Negotiating the agreement

An employer and employee will usually discuss and negotiate the terms of the agreement in order to meet a suitable compromise. They should consider the following key terms:

  • Legal fees

Settlement agreements are not legally binding if an employee does not receive legal advice. Typically employers will offer a capped contribution towards the employee’s legal fees. Each party’s legal adviser will be able to advise on the effect of the agreement and may negotiate more favourable terms.

  • Confidentiality and reputation

An employee will generally continue to be bound by any confidentiality clauses in its contract of employment, unless the parties agree otherwise. Parties will often agree to also keep the agreement itself confidential and not disclose its details to third parties, and that neither party will make any derogatory comments about the other.

  • Termination payment

The employer will usually compensate the employee for waiving their right to claim, by making a redundancy payment and an additional ‘goodwill’ payment to the employee. Sometimes this will be a goodwill payment paid in monthly amounts, which will reduce or cease when the employee finds alternative employment. The first £30,000 of a “compensation for loss of employment” payment can be paid tax-free.

  • Other payments

Employers may agree or decide to pay the employee in lieu of notice (PILON) instead of requiring the employee to work the notice period. Questions can arise as to whether the PILON payment should include payments to compensate for the loss of any benefits in kind (such as a company car), for the holiday which the employee has accrued, or in place of a bonus or share scheme. The PILON payment is a taxed payment but the tax treatment of these payments may depend on the contract of employment.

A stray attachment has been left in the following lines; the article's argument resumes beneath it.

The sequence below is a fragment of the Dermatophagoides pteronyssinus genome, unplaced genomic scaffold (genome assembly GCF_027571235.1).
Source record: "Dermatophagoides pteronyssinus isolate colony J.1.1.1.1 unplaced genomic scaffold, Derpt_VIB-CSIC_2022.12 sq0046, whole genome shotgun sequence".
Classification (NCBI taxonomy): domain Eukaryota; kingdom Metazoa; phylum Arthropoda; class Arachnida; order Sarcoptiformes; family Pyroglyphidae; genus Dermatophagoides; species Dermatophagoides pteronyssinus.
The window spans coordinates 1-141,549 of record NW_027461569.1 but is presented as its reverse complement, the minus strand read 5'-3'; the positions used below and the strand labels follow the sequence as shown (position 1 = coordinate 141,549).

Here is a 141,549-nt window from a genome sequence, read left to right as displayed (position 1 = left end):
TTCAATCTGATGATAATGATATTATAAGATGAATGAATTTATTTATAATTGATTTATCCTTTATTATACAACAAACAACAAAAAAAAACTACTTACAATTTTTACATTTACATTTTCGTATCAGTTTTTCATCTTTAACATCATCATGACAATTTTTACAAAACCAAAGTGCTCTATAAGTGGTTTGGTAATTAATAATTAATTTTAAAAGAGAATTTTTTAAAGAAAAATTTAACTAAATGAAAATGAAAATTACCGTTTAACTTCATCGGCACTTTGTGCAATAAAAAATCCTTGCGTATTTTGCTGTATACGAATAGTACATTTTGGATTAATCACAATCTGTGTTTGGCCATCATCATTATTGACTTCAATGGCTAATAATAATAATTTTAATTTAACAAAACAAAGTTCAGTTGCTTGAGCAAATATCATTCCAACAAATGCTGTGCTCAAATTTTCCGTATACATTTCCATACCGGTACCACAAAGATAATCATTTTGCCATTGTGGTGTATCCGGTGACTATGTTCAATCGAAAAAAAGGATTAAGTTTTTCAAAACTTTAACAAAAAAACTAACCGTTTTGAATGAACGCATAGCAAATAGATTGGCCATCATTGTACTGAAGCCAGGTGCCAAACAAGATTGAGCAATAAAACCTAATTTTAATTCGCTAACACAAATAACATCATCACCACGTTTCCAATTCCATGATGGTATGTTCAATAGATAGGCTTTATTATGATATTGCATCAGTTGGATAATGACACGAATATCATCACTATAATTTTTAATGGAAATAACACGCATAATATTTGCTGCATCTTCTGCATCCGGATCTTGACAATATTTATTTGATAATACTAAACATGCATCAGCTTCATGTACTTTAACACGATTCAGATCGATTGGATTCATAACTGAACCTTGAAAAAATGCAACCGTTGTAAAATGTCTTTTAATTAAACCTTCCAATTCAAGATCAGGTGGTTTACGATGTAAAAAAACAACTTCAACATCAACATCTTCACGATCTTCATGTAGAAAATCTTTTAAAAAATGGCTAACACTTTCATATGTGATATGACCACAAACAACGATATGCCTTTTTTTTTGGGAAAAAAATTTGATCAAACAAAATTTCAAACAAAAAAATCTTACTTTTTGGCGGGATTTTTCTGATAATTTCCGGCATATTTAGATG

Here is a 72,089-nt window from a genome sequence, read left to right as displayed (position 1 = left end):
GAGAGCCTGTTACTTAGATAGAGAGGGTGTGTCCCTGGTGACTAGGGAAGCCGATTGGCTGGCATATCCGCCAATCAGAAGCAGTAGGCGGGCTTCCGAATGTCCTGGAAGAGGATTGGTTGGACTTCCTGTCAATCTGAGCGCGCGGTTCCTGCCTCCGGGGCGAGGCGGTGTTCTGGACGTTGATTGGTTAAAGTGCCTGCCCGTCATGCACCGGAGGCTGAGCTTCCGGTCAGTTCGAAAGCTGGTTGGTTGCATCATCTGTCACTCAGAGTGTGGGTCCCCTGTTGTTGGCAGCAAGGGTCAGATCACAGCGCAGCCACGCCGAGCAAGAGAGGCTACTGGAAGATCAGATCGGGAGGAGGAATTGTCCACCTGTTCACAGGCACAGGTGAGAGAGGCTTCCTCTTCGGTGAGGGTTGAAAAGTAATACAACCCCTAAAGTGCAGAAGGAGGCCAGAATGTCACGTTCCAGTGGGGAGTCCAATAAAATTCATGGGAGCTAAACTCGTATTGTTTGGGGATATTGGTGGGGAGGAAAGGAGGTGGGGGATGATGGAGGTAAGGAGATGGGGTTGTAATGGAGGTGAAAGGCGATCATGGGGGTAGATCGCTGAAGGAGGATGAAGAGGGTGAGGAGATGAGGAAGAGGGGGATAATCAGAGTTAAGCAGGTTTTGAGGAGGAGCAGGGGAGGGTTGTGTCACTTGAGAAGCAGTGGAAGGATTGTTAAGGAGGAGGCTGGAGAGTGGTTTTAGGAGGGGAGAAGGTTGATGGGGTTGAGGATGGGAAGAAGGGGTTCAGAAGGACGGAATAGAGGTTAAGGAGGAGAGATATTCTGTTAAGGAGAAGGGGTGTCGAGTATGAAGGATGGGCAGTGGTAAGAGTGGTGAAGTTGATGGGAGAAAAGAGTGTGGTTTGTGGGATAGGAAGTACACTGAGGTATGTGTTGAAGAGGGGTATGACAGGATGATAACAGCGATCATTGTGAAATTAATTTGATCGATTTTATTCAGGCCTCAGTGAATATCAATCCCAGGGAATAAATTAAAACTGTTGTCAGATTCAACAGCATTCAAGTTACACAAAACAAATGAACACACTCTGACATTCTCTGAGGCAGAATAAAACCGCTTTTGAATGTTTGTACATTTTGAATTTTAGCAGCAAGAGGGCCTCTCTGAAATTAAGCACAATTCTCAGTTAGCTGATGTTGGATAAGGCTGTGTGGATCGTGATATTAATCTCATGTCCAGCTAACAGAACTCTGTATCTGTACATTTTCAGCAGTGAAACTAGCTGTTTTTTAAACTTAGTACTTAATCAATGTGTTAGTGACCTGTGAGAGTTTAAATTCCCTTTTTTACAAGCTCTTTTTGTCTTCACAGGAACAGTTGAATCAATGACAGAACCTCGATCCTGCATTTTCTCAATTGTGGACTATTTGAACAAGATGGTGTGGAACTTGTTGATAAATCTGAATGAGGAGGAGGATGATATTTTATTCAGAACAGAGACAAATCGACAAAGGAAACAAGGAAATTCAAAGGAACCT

• Termination date

It is critical to identify the termination date in the agreement because any payments relating to the period up to the termination date, whether expressed as compensation or otherwise, are likely to be fully taxable unless they arise from discrimination.

  • Tax liabilities

The compensation received under a settlement agreement can often be paid tax-free up to £30,000. However, any payment relating to unpaid wages or holiday pay will be subject to income tax at the employee’s usual rate, and NI contributions from the employer. As HMRC will pursue the employer for unpaid amounts, the employer will often include a clause to confirm the employee is responsible for any further tax and NI contributions and is liable to reimburse the Company in respect of these amounts.

  • References

Employers are not obliged to provide references save in some limited circumstances. Consequently, an agreement by the employer to provide a reference, often in an agreed form,  is typically included in a settlement agreement.

  • Pensions

Any contribution by the employer to a registered pension scheme or an employer-financed retirement benefit scheme is generally free of income tax and NICs, subject to your pension allowance.

How Blaser Mills Law can help?

Blaser Mills Law conducts work for both the employer and the employee and our expert employment team are skilled at negotiating settlement agreements from both sides.

With prices starting from £250 plus VAT, we can help you negotiate the settlement package and advise you on such matters as references, announcements, bonus entitlements, share options, pension payments and benefits.

Our dedicated Blaser Mills Law employment lawyers are available to provide tailored expert advice if you require legal assistance. Please contact James Simpson on 01494 478689 or at or Debbie Sadler on 01494 478671 or at